Grand, sweeping epic yet emotionally manipulative
Spielbergs War Horse could be seen as purely Oscar-bait material, on the other hand there are moments of such utter beauty that only can come from the hands of a seasoned masterful filmmaker that you give into the power of the moment built by the masterful concoction of the visuals, music and basic human emotion.
The story picks up in Devon, England in the countryside just before the start of World War I. A poor farmer, Ted Naracott (Peter Mullan) buys a young colt at an auction for an exorbitant price in an ego-tussle with his snivelling land-lord, Lyons (David Thewlis). While his wife, Rose (Emily Watson) strongly disagrees and points out how the horse isnt going to be of any help in ploughing the field, his son, Albert (Jeremy Irvine) enthusiastically takes it upon himself to train the horse. He names him Joey and after much hard work, the two manage to plough a difficult part of the field so that Lyons doesnt throw them off their property for non-payment of dues. However just when things seem to be getting better, tragedy strikes and Joey has to be sold off to Captain Nicholls (Tom Hiddleston) as his ride in the war. The horse goes to France and from then on, circumstances lead him from one owner to another. Sometimes its the Germans; other times an old French farmer and his granddaughter and many other others along the way. Albert on the other hand doesnt forget Joey and when he comes of the right age joins the army to be able to find his horse. Will circumstances bring them together again?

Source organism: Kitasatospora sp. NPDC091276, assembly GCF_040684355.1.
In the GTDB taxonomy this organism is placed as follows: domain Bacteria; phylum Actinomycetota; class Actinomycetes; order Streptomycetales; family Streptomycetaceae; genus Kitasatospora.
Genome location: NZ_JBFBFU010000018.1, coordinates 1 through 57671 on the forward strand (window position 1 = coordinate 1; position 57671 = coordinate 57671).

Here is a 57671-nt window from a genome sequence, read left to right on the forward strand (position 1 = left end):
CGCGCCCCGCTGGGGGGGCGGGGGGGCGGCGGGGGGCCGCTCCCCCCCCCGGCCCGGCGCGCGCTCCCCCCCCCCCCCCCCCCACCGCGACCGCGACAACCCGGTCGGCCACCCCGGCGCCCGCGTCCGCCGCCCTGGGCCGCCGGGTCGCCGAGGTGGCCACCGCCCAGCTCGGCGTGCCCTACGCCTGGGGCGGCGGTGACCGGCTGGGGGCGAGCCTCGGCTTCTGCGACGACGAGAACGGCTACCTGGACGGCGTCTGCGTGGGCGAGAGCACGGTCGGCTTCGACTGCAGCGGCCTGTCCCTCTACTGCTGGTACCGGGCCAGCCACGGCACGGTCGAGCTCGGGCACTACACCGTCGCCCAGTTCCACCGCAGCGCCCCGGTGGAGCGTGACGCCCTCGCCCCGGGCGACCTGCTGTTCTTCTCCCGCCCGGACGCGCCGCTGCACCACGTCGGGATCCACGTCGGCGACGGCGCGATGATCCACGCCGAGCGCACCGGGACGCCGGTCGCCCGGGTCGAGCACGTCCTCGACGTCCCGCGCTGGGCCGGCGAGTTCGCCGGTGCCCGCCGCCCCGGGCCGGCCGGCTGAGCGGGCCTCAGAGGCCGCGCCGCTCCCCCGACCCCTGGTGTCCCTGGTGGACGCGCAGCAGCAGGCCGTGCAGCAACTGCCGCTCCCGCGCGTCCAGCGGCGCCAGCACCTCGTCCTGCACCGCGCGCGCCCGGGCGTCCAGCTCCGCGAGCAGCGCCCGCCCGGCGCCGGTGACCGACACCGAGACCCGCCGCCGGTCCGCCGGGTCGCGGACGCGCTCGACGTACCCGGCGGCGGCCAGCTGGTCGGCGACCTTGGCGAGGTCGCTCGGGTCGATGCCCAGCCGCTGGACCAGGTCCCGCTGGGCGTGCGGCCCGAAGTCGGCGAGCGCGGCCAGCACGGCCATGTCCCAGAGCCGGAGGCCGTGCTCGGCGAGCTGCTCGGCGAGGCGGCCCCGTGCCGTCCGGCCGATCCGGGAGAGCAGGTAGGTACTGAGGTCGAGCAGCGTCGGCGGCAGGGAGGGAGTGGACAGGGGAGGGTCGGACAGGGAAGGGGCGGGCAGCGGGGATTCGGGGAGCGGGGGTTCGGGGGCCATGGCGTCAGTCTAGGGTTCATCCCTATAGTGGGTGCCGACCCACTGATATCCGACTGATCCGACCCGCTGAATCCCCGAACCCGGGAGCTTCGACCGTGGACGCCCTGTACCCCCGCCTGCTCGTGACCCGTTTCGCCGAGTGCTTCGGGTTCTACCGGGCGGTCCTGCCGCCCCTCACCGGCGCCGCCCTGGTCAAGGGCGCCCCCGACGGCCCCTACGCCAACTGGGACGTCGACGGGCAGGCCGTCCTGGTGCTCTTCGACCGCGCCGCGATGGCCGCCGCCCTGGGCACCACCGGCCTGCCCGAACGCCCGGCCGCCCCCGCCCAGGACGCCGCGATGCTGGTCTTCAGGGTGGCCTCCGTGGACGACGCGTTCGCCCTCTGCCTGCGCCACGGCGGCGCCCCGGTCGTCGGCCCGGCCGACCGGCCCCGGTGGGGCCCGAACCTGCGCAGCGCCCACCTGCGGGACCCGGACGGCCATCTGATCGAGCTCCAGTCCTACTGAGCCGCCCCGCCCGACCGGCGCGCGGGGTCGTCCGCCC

The sweeping, epic tone of the film allows Spielberg to play around with some truly brilliant set-pieces. He almost recreates the first twenty minutes of Saving Private Ryan with a brutally (though not as brutal as the former film) executed sequence involving trench-warfare. The beautiful French and English countryside is milked to the extreme and John Williams evocative score only adds to the effect. The scenes of the trail of destruction left behind in the wake of the war too is quite a sight to behold and pushes Spielbergs old stand about the futility of war very strongly.
The movies failing lies in its conversion from book to film. The book is told from the point of view of the horse and here too Joey is present in nearly every frame but unless Spielberg were to make Joey speak or read his thoughts somehow, you only have the physicality of the horse left to form an emotional connect with the audience. The movie fails here overall, because after the first 30-40 minutes, Albert goes missing for much of the running length and Joey just moves from one persons care to another. While each has their own story and admire Joey, none truly have a life changing experience thanks to the horse. It might be no different than a valuable, pretty looking jewel they found and then lost it. So the movie for much of the running length becomes a collection of tales from World War I, involving the same horse. Plus I got kind of irritated with the fact that every fifteen minutes someone has to point out again and again what a remarkable horse, Joey is, like to remind the audience the same too.
The cast if filled with some well known character actors, nearly all from the United Kingdom.
The story might remind you of past movies like Cimarron, Black Beauty or even Lassie but Spielberg manages to make this technically utterly beautiful even if the plot lacks heavily and the emotional strand feels manipulative. At a running length of two and a half hours however, it will test your patience, if you dont have the stomach for weepy, sweeping, grand epics with little of worth actually happening on screen.